Saturday, 15 June 2019

Where Have All The Flowers Gone?

I walk Cupar the Collie along the same local roads every day, so am very aware of the growth of new vegetation on the roadside verges every spring. In 2016, I wrote a post in this blog, in which I commented that there seemed to be fewer wild flowers than usual. This year - there are hardly any.

When we first lived at Roskhill - some 10 years ago -  it was a delight to see the masses of white, yellow and purple wild flowers that flourished everywhere one looked. Today, while the grasses are as lush as ever, some of the formerly familiar flowers are absent altogether, and only bluebells (now dying back) and foxgloves (just opening) seem to be doing as well as ever. But the masses of ox-eye daisies have gone, as have the carpets of birds foot trefoil - with just a few small scattered patches of these flowers. I am yet to spot a spear thistle, white clover or a common spotted orchid, and while there are a few marsh orchids - they are a fraction of the size they used to be.

So, what has happened? I am no scientist - just an observer - but as we notice a reduction in wild flowers, so have we noticed a reduction in flying insects, and I presume the insects pollinate the flowers. So, no insects = no flowers. We are not killing insects here as the result of crop spraying or intensive farming. This surely has to be an effect of global warming.

Some reports say we have 15 years to reverse the effects of climate change. I say, we are already far too late. I was forecasting the end of the planet more than 50 years ago. My decision to never father any children was because of my vision of the future. I never expected to see the end happen so suddenly, and almost within my own lifetime.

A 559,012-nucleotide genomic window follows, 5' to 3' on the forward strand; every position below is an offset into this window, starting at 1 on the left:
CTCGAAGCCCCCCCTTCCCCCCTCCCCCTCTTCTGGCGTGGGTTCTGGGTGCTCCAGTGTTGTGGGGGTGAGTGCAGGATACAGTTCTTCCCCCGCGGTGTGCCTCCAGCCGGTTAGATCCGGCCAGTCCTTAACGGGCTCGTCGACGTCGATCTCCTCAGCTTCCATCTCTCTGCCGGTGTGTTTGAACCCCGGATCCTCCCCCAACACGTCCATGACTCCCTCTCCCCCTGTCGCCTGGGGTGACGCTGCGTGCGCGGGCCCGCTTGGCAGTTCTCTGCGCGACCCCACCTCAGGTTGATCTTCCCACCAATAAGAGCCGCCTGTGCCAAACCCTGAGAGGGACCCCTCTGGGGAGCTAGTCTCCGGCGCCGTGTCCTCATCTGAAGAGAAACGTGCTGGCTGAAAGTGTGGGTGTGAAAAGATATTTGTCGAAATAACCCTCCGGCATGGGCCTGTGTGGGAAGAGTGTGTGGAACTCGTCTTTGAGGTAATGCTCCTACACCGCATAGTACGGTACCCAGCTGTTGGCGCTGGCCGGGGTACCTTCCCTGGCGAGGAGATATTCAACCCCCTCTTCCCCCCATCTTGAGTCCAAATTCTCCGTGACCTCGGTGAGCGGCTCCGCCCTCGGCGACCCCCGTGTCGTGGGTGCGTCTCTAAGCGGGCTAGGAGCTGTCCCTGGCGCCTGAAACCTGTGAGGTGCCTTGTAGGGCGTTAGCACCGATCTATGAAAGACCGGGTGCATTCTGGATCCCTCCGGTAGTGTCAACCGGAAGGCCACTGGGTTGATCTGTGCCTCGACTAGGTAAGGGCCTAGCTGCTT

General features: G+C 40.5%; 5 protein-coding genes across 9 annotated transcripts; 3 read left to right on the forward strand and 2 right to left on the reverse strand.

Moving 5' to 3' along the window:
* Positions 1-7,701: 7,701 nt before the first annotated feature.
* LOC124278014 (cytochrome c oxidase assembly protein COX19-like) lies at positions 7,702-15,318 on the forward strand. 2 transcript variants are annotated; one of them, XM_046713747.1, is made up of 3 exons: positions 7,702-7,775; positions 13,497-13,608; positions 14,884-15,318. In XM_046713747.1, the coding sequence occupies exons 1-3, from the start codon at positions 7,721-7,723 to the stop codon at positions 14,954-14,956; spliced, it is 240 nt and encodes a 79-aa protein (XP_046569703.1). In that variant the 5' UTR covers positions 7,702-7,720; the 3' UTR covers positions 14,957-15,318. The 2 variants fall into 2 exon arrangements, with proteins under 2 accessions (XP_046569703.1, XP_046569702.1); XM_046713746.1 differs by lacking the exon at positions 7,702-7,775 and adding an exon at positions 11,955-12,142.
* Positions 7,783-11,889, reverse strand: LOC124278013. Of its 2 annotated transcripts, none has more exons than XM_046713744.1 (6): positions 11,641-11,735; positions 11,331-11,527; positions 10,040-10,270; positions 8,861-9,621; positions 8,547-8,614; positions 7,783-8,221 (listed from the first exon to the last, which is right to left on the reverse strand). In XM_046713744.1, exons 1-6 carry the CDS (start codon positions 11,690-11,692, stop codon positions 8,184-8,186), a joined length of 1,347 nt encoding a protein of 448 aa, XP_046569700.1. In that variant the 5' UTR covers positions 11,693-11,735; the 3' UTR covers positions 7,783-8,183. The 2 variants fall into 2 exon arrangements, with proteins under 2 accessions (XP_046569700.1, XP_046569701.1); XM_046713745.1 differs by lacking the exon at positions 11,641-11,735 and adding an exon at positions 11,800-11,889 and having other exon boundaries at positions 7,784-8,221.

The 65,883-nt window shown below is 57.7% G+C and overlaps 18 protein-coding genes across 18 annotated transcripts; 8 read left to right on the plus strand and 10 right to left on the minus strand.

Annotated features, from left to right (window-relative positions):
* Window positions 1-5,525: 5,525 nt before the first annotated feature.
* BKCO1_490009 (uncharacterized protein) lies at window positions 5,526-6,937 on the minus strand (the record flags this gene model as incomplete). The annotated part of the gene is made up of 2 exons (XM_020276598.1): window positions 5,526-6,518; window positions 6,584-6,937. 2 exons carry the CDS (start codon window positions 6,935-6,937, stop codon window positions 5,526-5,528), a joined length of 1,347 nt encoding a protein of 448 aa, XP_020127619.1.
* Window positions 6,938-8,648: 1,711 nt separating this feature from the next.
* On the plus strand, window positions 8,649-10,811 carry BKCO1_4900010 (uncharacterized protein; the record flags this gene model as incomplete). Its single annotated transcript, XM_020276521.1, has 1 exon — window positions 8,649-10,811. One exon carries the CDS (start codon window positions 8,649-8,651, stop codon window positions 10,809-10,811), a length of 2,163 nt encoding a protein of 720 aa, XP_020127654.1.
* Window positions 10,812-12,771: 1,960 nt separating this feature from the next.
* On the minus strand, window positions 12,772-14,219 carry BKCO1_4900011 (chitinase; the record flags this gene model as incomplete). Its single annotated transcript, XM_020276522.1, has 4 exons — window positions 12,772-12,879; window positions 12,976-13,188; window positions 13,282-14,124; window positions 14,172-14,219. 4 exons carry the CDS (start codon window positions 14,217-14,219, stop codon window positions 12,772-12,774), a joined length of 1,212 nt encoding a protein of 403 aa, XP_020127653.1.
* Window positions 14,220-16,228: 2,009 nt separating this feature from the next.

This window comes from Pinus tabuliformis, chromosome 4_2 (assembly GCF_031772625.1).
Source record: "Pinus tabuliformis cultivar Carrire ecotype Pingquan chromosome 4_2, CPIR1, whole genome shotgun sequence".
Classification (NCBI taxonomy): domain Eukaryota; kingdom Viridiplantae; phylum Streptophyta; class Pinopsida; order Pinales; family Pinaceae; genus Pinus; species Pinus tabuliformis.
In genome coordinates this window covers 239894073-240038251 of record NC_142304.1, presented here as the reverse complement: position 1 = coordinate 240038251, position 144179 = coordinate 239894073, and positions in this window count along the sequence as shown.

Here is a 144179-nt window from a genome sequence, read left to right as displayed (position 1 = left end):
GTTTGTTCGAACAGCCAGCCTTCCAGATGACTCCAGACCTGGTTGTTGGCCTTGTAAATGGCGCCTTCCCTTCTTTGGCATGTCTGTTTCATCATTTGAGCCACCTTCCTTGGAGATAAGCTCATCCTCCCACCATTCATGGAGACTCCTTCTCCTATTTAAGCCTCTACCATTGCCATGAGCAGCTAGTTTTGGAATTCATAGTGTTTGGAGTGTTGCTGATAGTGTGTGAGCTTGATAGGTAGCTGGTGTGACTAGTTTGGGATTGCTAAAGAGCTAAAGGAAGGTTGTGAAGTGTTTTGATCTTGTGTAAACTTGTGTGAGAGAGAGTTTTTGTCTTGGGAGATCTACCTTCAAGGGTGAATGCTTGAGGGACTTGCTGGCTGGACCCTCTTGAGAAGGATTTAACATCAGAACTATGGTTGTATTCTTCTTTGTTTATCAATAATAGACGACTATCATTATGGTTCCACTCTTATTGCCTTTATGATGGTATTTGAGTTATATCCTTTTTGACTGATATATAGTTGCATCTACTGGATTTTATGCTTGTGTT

Of course - the planet itself will survive. Indeed, once the human race is out of the way, nature will recover very capably. However, man's interference - by exterminating many species, genetically altering others, and relocating plants and animals to places they should never have been, will leave a planet-wide legacy that will be a change for ever.

Homo Sapiens is supposed to be an intelligent race. How wrong we are.

Common Spotted Orchid, Roskhill roadside, 2014
None here, 2019


Fitch said...

Sad to read about the lack of wild flowers and insects. I live a bit further south than you - about 2000 kms, in N Portugal - and we have been experiencing exactly the same phenomenon. The other week we had to drive to Lisbon, a 700 km round trip, over the course of a weekend and it was hot, so normally we would have expected to clear the windscreen of dead insects two or three times during the journey. But no. Not once. Even when we got back, the windscreen was barely spattered. Wild flowers? Far less than last year, which was less than the year before. We're in deep trouble.

By the way, we shall be in Skye in September. I want to explore how we might plant a few trees (a memorial thing). Any suggestions?

Richard Dorrell said...

Thank you for your sad comment. The human race doesn't have much longer, but the planet will live-on.

I'm not sure about planting trees on Skye. You might like to get in touch with the John Muir Trust, and ask if they have any land here where they would welcome some planting.

Another thought is to contact Magnus Burd - he is a Skye-based tree surgeon, much into conservation, and I know he also plants trees. His email is

Best wishes, Richard

Fitch said...

We have also noted that, this year, almost no swallows are in our village. Obviously, the lack of insects is partly to blame. Other summer visitors have come - and gone already; the serins and hoopoes hardly stayed for a weekend. We manage a little woodland and we always keep it as natural as possible (in spite of the draconian but necessary anti-fire laws) and as a consequence we make sure that many wild flowers bloom and, as a result, there are plentiful bees and other insects. But we are a rarity and most cut back the growth in spring, before blooming. It's a disaster and our small contribution simply highlights the catastrophe going on around us. As you say, the human race is playing out its end game.

Thank you for the info about tree planting. I shall follow this up.

Fitch O'C